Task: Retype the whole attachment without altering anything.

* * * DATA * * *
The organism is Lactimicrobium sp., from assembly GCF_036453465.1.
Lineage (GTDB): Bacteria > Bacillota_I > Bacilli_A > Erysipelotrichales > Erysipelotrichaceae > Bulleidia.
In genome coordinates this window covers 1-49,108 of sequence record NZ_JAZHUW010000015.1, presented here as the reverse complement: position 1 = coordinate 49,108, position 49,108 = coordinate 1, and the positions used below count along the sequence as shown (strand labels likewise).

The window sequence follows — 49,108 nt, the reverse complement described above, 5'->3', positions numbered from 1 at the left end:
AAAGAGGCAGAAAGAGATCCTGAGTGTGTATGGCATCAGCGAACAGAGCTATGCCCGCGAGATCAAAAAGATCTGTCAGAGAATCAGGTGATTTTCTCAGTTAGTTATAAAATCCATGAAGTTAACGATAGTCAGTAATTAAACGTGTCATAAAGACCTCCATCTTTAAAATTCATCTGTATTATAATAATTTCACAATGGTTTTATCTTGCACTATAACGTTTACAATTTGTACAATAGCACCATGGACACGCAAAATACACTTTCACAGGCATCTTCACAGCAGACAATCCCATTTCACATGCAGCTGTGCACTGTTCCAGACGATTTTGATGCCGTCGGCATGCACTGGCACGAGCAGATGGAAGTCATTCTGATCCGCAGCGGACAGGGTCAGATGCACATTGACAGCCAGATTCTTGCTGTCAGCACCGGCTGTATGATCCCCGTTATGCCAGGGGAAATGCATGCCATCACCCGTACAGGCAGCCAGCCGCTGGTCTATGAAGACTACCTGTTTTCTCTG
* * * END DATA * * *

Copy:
The organism is Lactimicrobium sp., from assembly GCF_036453465.1.
Lineage (GTDB): Bacteria > Bacillota_I > Bacilli_A > Erysipelotrichales > Erysipelotrichaceae > Bulleidia.
In genome coordinates this window covers 1-49,108 of sequence record NZ_JAZHUW010000015.1, presented here as the reverse complement: position 1 = coordinate 49,108, position 49,108 = coordinate 1, and the positions used below count along the sequence as shown (strand labels likewise).

The window sequence follows — 49,108 nt, the reverse complement described above, 5'->3', positions numbered from 1 at the left end:
AAAGAGGCAGAAAGAGATCCTGAGTGTGTATGGCATCAGCGAACAGAGCTATGCCCGCGAGATCAAAAAGATCTGTCAGAGAATCAGGTGATTTTCTCAGTTAGTTATAAAATCCATGAAGTTAACGATAGTCAGTAATTAAACGTGTCATAAAGACCTCCATCTTTAAAATTCATCTGTATTATAATAATTTCACAATGGTTTTATCTTGCACTATAACGTTTACAATTTGTACAATAGCACCATGGACACGCAAAATACACTTTCACAGGCATCTTCACAGCAGACAATCCCATTTCACATGCAGCTGTGCACTGTTCCAGACGATTTTGATGCCGTCGGCATGCACTGGCACGAGCAGATGGAAGTCATTCTGATCCGCAGCGGACAGGGTCAGATGCACATTGACAGCCAGATTCTTGCTGTCAGCACCGGCTGTATGATCCCCGTTATGCCAGGGGAAATGCATGCCATCACCCGTACAGGCAGCCAGCCGCTGGTCTATGAAGACTACCTGTTTTCTCTG